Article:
Nine Aggies who could have turned 100 years old this year never had the chance to do so.
They all withdrew from UC Davis — some briefly transferring to other UC campuses first — to join the military during World War II, and all gave their lives in service to the United States. Their names and stories are now part of the Golden Memory Book in the Memorial Union, and they’ll be among the 136 Aggies honored next week during the university’s annual Memorial Day Ceremony.
Each Gold Star Aggie’s name will be read aloud during the ceremony, which will also include a performance of the national anthem by campus a capella group The Spokes.
This year’s keynote speaker will be Xóchitl Rodriguez Murillo ’08, deputy secretary for minority and underrepresented veterans at the California Department of Veterans Affairs and a sergeant in the Army Reserve. She would have spoken at the 2021 ceremony, but it was canceled because of the pandemic, so she instead sent a video remembrance.
“To me, Memorial Day is a day of service,” she said in her video message at the time.
Chancellor Gary S. May is scheduled to deliver remarks at the event for the first time since he joined UC Davis in 2017.
The day will be marked beyond the ceremony, too: 136 American flags — one for each Gold Star Aggie — will be placed along the Quad. The ceremony itself will be held on the North Courtyard of the Memorial Union, which is so named in honor of the Aggies who have died in military service to the United States, dating back to World War I.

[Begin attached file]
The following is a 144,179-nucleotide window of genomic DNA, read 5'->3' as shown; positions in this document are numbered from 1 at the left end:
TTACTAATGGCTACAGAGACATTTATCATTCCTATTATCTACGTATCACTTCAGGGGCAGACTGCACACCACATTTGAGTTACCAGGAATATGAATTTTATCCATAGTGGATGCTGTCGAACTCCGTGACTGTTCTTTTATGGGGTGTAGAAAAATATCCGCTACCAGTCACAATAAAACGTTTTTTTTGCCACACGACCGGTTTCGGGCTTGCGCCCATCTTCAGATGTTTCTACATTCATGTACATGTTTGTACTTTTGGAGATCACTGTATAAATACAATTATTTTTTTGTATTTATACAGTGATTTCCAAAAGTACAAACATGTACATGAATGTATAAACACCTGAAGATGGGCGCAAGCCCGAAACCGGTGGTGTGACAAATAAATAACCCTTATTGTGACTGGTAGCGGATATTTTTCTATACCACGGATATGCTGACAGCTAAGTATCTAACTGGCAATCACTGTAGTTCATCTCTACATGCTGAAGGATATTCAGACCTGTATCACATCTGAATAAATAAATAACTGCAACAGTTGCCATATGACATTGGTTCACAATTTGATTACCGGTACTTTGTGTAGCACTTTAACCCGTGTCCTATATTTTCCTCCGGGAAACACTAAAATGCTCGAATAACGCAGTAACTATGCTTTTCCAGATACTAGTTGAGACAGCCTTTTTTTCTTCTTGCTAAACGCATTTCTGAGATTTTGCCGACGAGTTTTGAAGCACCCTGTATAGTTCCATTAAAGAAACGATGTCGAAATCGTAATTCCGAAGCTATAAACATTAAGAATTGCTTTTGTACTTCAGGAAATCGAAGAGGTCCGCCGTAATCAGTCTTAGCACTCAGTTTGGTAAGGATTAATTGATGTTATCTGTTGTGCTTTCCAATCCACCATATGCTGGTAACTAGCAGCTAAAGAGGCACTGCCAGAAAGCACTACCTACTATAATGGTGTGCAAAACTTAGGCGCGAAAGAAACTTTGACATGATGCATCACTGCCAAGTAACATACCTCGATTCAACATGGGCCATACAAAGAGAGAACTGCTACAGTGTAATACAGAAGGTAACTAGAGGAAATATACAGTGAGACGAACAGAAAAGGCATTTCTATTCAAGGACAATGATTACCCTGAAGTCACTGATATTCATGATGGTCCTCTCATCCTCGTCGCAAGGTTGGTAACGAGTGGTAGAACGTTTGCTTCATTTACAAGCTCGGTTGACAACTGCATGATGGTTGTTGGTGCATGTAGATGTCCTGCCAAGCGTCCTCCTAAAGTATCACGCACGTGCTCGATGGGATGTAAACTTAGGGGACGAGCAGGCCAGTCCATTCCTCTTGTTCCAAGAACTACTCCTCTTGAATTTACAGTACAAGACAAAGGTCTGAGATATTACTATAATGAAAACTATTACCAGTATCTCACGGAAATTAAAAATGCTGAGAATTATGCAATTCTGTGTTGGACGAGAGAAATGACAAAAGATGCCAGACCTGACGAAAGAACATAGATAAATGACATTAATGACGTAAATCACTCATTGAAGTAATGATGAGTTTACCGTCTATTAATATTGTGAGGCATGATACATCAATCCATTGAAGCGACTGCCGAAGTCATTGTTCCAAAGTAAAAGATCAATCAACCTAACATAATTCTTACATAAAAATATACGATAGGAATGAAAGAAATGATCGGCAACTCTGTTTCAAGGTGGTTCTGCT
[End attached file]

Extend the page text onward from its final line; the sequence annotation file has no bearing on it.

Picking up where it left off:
AT A GLANCE
- WHAT: Memorial Day Ceremony
- WHEN: 4 p.m. Thursday, May 25 (an hour earlier than usual)
- WHERE: Memorial Union’s North Courtyard
- A RECEPTION inside the MU will follow the ceremony.
Aggies on D-Day
Those Gold Star Aggies include Edward Bitterman and Donald John McDougall, both of whom were born in 1923 and enrolled at UC Davis in 1941. They each withdrew to enlist in the Army, Bitterman after one semester and McDougall the following April.
Both Aggies participated in the invasion of Normandy in June 1944 as paratroopers, but neither would return home. Bitterman and McDougall were assigned to different regiments within different divisions, but united in their mission of helping secure the route for ground troops participating in “Operation Overlord” and cut off defending German forces.
McDougall was killed in action on D-Day, June 6. Bitterman met the same fate just over a week later, on June 14. Both were awarded Bronze Stars, Purple Hearts and other honors.
18 when the U.S. joined WWII
The other Gold Star Aggies born in 1923 are:
- Arthur Lionel Dixon, who served in both the Army and Naval Reserve and died on July 4, 1951, when the plane he was aboard crashed on its way back to an aircraft carrier from a combat mission in Korea.
- Alvin Myo Dunn, who served as an aerial engineer aboard a bomber in the Army Air Force and died in a plane crash on Oct. 20, 1942.
- Burson Woods Joseph, who served in the Army Reserve and rose to lead a tank company before being killed in action in France on Jan. 16, 1945.
- James Dyer Kenner Jr., an Army Air Force bombardier who died July 29, 1944, after his plane collided with another on their way to a mission to Bremen, Germany.
- William Jacoby Laury, an infantryman who was killed in action on Nov. 9, 1944, nearly two months into the Battle of Hürtgen Forest near the Belgian-German border, the longest battle the U.S. Army has ever fought.
- James Pandelis Pandel, an infantry officer and platoon leader who was injured in action in Europe on May 6, 1945 — the day before Germany surrendered. He died from his injuries on May 12, in Austria.
- Byron Legro Pressley, an Army Air Force fighter pilot assigned to a photo reconnaissance squadron whose P-38 Lightning never returned from a mission over Mandalay, Myanmar, in October 1944.
All stories excerpted from the Golden Memory Book, viewable online. You can see the book (in a display case) and view it on large display screens at the Gold Star Aggies Wall in the Memorial Union.
Cody Kitaura is a News and Media Relations Specialist in the Office of Strategic Communications, and can be reached by email or at 530-752-1932.